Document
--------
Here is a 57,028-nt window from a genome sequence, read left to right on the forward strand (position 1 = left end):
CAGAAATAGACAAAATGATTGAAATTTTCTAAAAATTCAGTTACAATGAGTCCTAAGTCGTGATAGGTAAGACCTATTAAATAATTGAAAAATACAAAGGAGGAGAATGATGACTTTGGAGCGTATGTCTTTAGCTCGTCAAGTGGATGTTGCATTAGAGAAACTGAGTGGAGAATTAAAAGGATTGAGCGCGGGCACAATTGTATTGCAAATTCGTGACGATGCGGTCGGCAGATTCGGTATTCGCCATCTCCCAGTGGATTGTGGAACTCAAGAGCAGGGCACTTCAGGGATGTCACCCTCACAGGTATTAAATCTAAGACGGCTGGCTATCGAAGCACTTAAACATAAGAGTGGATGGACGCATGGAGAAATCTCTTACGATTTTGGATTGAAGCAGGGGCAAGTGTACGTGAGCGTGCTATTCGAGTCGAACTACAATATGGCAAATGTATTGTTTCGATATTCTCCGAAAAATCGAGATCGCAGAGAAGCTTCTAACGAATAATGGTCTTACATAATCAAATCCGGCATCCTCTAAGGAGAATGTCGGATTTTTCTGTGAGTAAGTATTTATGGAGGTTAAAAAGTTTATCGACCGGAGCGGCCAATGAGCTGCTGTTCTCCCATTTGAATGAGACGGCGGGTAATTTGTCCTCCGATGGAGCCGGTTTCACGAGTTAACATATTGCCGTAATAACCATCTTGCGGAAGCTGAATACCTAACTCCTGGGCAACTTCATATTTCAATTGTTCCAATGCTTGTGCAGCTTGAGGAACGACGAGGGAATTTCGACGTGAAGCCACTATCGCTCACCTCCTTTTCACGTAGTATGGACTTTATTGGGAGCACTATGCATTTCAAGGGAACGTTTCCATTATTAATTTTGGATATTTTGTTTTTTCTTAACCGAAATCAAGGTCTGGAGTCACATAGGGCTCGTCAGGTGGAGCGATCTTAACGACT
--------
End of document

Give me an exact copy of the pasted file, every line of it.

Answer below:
Here is a 57,028-nt window from a genome sequence, read left to right on the forward strand (position 1 = left end):
CAGAAATAGACAAAATGATTGAAATTTTCTAAAAATTCAGTTACAATGAGTCCTAAGTCGTGATAGGTAAGACCTATTAAATAATTGAAAAATACAAAGGAGGAGAATGATGACTTTGGAGCGTATGTCTTTAGCTCGTCAAGTGGATGTTGCATTAGAGAAACTGAGTGGAGAATTAAAAGGATTGAGCGCGGGCACAATTGTATTGCAAATTCGTGACGATGCGGTCGGCAGATTCGGTATTCGCCATCTCCCAGTGGATTGTGGAACTCAAGAGCAGGGCACTTCAGGGATGTCACCCTCACAGGTATTAAATCTAAGACGGCTGGCTATCGAAGCACTTAAACATAAGAGTGGATGGACGCATGGAGAAATCTCTTACGATTTTGGATTGAAGCAGGGGCAAGTGTACGTGAGCGTGCTATTCGAGTCGAACTACAATATGGCAAATGTATTGTTTCGATATTCTCCGAAAAATCGAGATCGCAGAGAAGCTTCTAACGAATAATGGTCTTACATAATCAAATCCGGCATCCTCTAAGGAGAATGTCGGATTTTTCTGTGAGTAAGTATTTATGGAGGTTAAAAAGTTTATCGACCGGAGCGGCCAATGAGCTGCTGTTCTCCCATTTGAATGAGACGGCGGGTAATTTGTCCTCCGATGGAGCCGGTTTCACGAGTTAACATATTGCCGTAATAACCATCTTGCGGAAGCTGAATACCTAACTCCTGGGCAACTTCATATTTCAATTGTTCCAATGCTTGTGCAGCTTGAGGAACGACGAGGGAATTTCGACGTGAAGCCACTATCGCTCACCTCCTTTTCACGTAGTATGGACTTTATTGGGAGCACTATGCATTTCAAGGGAACGTTTCCATTATTAATTTTGGATATTTTGTTTTTTCTTAACCGAAATCAAGGTCTGGAGTCACATAGGGCTCGTCAGGTGGAGCGATCTTAACGACT